Look at your current financial stress point. Is it the result of you seeking satisfaction in the wrong things? Were you trying to seek satisfaction in order to replace your ever-present feeling of dissatisfaction? If this process has put you in the hole, then you have some scrapping to do in order to get back to even. Once you solve your financial problems, then you can start to make big choices on satisfaction and dissatisfaction.
This post isn’t necessarily about changing jobs, but it could be. It also could be about getting healthy, repairing relationships, or renewing your spiritual health. I’d love to hear your thoughts below. Am I wrong? If so, let me know. Have you removed dissatisfaction from your life? If so, tell me about it.
Peter Dunn a.k.a. Pete the Planner® is an award-winning financial mind and a former comedian. He’s a USA TODAY columnist, author of ten books, and is the host of the popular radio show and podcast, The Pete the Planner Show. Pete is considered one of the foremost experts on financial wellness in the world, but he’s just as likely to talk your ear off about bass fishing.
5 thoughts on “Financial problems can be the result of the wrong satisfier”
Pete, you’re a genius. I take that back. You are a man of average intelligence who has a knack for expounding on truths that many of us choose to ignore. Maybe you were born with a birth defect that doesn’t allow you to beat around the bush or sugar coat sensitive topics. I really don’t know. Whatever the reason, I come to your blog knowing that you’re going to make me feel uncomfortable at first and empowered at the end. This post is no different.
My wife and I make 75% more now than we did when we first got married, but that doesn’t make our life more satisfying. What makes our life satisfying are times like when our daughter poops in her potty on her own (showing us that we’re not incompetent parents). I don’t think we’ll ever be completely satisfied – we can always find ways to improve our physical and financial health – but, I sleep well at night knowing that my wife and I share similar perspectives and life priorities.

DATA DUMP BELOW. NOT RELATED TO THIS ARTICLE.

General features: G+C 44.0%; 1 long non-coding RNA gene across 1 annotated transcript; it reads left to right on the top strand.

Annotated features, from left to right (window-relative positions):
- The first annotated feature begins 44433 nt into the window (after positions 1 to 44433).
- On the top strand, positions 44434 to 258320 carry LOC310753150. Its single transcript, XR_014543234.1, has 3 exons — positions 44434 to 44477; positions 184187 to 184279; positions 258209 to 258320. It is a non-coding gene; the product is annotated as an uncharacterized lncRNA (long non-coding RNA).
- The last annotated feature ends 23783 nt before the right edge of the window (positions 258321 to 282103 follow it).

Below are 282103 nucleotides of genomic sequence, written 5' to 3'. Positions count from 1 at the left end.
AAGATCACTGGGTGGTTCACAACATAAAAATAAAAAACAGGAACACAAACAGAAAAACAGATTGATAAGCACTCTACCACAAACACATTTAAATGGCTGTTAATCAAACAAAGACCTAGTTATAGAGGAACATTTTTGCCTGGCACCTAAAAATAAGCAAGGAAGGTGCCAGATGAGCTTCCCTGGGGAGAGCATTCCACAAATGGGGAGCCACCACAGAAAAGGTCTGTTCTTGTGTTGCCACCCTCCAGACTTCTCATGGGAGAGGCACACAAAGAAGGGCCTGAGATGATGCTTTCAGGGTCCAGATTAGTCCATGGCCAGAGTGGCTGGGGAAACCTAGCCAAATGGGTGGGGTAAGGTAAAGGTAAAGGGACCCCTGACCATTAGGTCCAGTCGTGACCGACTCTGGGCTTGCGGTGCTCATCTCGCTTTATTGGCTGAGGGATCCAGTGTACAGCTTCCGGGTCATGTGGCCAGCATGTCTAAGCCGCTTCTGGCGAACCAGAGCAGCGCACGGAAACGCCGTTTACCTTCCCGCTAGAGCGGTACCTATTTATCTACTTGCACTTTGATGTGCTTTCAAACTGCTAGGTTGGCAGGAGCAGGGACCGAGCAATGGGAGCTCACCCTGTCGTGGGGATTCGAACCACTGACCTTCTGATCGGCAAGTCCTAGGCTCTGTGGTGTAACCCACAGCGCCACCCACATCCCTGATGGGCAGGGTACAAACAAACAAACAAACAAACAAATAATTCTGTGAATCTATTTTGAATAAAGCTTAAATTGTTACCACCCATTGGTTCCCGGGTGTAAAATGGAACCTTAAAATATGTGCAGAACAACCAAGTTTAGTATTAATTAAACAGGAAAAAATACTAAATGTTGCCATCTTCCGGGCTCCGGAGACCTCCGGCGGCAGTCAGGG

I guess I sort of have this going on. But the “things” that I want aren’t TVs or cars or clothes. The “things” I want are bigger retirement savings accounts. I am considering a job change right now. It’s clear that because of semi-complicated and possibly unique circumstances, I’ll take a pay cut if I switch jobs. The pay cut scares me not because I couldn’t afford my house or cars or other “toys” (our lifestyle around those things is rather meager compared to others at around our household income) but because I wouldn’t be able to save as much for retirement. Building fat retirement accounts is how I look for satisfaction because I know that’s my vehicle to be able to stop working as soon as possible. My belief is that retirement will satisfy me the most.
Words that ring so true…had to distance myself from a friendship because the lady wasted/burned through/spent poorly several financial windfalls…now she’s loosing her home and several thousands in debt…her new BFF has been evicted twice…single mom that once made over $50,000+ 20,000 (part-time job)…both ladies over 50…single and wading in a cesspool of debt…